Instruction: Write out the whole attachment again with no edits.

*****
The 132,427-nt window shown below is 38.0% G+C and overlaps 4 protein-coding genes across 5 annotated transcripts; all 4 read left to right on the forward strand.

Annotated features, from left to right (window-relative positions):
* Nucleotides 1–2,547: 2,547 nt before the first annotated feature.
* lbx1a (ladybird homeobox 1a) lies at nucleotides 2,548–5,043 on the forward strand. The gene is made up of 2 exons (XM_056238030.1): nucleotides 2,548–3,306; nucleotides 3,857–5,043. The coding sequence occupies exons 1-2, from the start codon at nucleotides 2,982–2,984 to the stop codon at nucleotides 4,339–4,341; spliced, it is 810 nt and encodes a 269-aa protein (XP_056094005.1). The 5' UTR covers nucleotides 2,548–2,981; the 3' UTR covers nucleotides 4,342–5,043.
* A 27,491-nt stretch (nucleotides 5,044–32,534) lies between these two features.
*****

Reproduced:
The 132,427-nt window shown below is 38.0% G+C and overlaps 4 protein-coding genes across 5 annotated transcripts; all 4 read left to right on the forward strand.

Annotated features, from left to right (window-relative positions):
* Nucleotides 1–2,547: 2,547 nt before the first annotated feature.
* lbx1a (ladybird homeobox 1a) lies at nucleotides 2,548–5,043 on the forward strand. The gene is made up of 2 exons (XM_056238030.1): nucleotides 2,548–3,306; nucleotides 3,857–5,043. The coding sequence occupies exons 1-2, from the start codon at nucleotides 2,982–2,984 to the stop codon at nucleotides 4,339–4,341; spliced, it is 810 nt and encodes a 269-aa protein (XP_056094005.1). The 5' UTR covers nucleotides 2,548–2,981; the 3' UTR covers nucleotides 4,342–5,043.
* A 27,491-nt stretch (nucleotides 5,044–32,534) lies between these two features.